Conor Daly is back, once again, in red, white and blue.
The 26-year-old Noblesville, Indiana, driver is teaming with Dale Coyne, Thom Burns and the United States Air Force to race in the 102nd Indianapolis 500 presented by PennGrade Motor Oil on May 27.
Just like in the American’s four previous Indy 500 rides, his car will have the traditional patriotic colors – the No. 17 Honda has a Thunderbird fighter jet paint scheme. It’s the first time the Air Force has been a primary sponsor for this race after years of NASCAR involvement primarily with Richard Petty Motorsports.
“Everyone knows me as probably the most American dude out there,” Daly said during today’s news conference at Indianapolis Motor Speedway. “I think I’m now five-for-five on red, white and blue cars when I’m competing in the Indy 500. But this one has to be the best, though.
“When you talk about partnerships and deals that you’re trying to do for the biggest race in the world, to have the opportunity to represent the U.S. Air Force, that’s sort of at the top of the list. That’s something that’s a great honor certainly for a young American like me. The car looks incredible. The Thunderbird livery is pretty striking.”
Daly is reunited with Coyne, for whom he enjoyed his best Verizon IndyCar Series results driving full time in 2016, when he was a career-best second at the Chevrolet Detroit Grand Prix and fourth at Watkins Glen. Daly has 10 career top-10 finishes in 27 starts. Four of those top-10 finishes were with AJ Foyt Racing last season, but he didn’t have a full-time ride this year.
Although his IMS history has been unkind – he’s finished 22nd, 33rd, 29th and 30th in the Indy 500 – Daly expressed optimism about delivering a solid result this time.
“We have a lot to prove at Indy, obviously,” said Daly, the son of former Indy car and Formula 1 driver Derek Daly. “Everywhere else, I’ve had decent results. But here, it’s been really tough. … I know what we’ve got to work with and I think it’s going to be really good.
“For me, it’s just about getting to the next level and figuring out how to improve on what I’ve learned already because I’ve learned a lot. If you just look at Indy, I’ve had a lot of stuff happen here. I’ve burned to the ground (with an engine failure) before the race even started (in 2015). I feel like this place owes me.”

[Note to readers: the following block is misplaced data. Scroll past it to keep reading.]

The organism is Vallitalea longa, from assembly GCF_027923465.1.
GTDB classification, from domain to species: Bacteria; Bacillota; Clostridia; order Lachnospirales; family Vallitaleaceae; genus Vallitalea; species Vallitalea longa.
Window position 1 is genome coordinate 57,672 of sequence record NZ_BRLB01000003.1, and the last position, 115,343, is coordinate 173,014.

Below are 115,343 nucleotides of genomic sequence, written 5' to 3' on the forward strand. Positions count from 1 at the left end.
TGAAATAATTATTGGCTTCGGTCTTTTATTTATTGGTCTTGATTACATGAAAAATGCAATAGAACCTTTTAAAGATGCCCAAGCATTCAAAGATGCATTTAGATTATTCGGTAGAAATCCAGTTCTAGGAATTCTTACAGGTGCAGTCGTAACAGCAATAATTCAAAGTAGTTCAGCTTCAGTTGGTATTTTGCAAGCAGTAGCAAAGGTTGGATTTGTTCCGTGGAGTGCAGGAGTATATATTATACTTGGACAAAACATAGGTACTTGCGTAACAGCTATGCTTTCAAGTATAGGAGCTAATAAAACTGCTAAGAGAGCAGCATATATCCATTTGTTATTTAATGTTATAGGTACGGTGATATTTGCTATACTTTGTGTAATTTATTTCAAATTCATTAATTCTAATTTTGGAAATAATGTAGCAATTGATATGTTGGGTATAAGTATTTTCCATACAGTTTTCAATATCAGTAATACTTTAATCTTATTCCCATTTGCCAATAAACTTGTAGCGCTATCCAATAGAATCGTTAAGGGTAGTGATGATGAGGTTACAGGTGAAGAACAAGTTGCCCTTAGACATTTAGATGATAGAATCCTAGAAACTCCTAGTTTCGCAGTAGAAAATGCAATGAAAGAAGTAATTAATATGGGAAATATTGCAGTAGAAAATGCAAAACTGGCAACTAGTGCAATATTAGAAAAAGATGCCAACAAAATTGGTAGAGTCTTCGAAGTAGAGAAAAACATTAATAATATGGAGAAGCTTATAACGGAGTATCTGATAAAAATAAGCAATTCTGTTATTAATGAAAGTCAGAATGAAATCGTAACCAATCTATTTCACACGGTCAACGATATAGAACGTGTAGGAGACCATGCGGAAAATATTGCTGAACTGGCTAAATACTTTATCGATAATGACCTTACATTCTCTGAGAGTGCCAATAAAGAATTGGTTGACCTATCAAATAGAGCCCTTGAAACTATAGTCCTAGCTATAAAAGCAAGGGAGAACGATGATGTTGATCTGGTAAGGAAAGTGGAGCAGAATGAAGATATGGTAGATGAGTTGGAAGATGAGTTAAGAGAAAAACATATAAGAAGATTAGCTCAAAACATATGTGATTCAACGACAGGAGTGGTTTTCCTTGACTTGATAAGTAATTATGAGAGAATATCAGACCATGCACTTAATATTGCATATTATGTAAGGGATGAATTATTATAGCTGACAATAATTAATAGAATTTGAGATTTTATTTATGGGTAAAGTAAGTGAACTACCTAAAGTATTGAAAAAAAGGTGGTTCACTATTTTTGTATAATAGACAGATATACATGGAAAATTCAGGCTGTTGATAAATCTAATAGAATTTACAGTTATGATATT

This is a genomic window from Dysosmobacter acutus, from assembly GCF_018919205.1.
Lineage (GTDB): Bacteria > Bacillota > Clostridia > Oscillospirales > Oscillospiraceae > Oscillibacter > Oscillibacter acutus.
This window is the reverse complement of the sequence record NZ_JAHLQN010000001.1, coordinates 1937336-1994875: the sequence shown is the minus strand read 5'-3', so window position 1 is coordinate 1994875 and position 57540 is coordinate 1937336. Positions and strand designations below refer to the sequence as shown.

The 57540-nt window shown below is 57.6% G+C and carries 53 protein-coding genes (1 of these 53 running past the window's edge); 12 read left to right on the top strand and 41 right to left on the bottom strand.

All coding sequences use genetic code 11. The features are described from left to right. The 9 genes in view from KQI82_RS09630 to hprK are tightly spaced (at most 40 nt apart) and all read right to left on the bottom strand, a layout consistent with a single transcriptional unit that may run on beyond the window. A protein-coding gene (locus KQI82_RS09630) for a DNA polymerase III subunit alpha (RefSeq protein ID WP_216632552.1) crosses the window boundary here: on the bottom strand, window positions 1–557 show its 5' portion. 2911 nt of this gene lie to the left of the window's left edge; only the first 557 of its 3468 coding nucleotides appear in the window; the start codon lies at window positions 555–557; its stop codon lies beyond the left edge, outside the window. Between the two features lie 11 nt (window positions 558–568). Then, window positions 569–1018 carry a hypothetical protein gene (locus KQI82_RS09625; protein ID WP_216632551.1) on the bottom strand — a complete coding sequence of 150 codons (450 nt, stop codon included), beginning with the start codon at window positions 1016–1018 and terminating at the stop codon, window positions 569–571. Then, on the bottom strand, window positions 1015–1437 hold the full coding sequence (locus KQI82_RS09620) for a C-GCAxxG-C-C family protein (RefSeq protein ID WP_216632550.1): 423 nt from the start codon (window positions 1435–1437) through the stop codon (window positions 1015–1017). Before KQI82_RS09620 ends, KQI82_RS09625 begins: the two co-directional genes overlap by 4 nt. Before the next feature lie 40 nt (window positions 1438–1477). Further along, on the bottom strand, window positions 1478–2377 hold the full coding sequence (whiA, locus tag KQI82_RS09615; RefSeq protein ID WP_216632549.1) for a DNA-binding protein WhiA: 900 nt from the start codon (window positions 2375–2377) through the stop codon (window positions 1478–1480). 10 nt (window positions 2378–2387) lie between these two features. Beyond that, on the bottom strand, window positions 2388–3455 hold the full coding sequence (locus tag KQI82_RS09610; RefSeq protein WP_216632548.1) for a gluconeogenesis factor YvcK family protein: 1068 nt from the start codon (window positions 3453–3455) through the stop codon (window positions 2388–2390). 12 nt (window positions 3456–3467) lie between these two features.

Coyne will also field cars for four-time Indy car champion Sebastien Bourdais and rookie Pietro Fittipaldi in the Indy 500, with a fourth entry expected to be announced soon.
“Conor has done a great job for us in the past and we hope to continue that this year at IMS,” Coyne said in a news release. “We also very much look forward to working with Thom Burns Racing and we’re extremely pleased and honored to be partnered and representing the United States Air Force.”
Burns has been a part of the Indy 500 since 1987 with entries for such drivers as 1996 winner Buddy Lazier, 2001 pole sitter Scott Sharp, Steve Chassey, Dominic Dobson and Jeff Andretti. He also formed the standout PacWest Racing team in CART with Bruce McCaw in the 1990s.
Burns’ last Indy 500 involvement was with Lazier in 2016. He tried to get another deal put together last year. When that didn’t pan out, he set his mind to this year.
“Actually, it kind of lit the fire up inside of my gut,” Burns said of the 2016 return. “I wanted to be out there. My son, I had never brought him down to the pits. I finally let him get down in the pits and he’s sitting on the scoring stand and he goes, ‘Well, now what do we do?’ I said, ‘We’re going to turn around and watch the 500. We’ve got the best seats in town.’”
Maj. Ross McKnight, chief, Air Force National Events Branch, said an infield information booth will be “a large footprint” to attract and recruit young men and women. Daly will also be involved with high school visits to promote the Air Force.
“We evaluate the opportunities that exist out there to get the Air Force recruiting message out there to inspire, engage and recruit the next generation of great airmen,” McKnight said. “This seemed like a wonderful opportunity, a perfect pairing, to put together ‘The Greatest Spectacle in Racing,’ the Indy 500 and the U.S. Air Force, and the shape of the car, everything just lends itself perfectly to the Thunderbird paint scheme in the shape of a fighter jet.
“We thought it was a wonderful match to reach out to our target audience and make those connections and be able to communicate the Air Force opportunities and benefits and careers that exist out there on this wonderful, large platform.”
McKnight is a Plainfield, Indiana, native who will be attending his fifth Indianapolis 500 on May 27.
Daly is hoping for one more thing from the Air Force partnership – a ride in a Thunderbird fighter jet.
“I asked them that last night, actually,” he said. “Are there any planes available for me to be involved in? I think that should be a requirement. I’d love to.”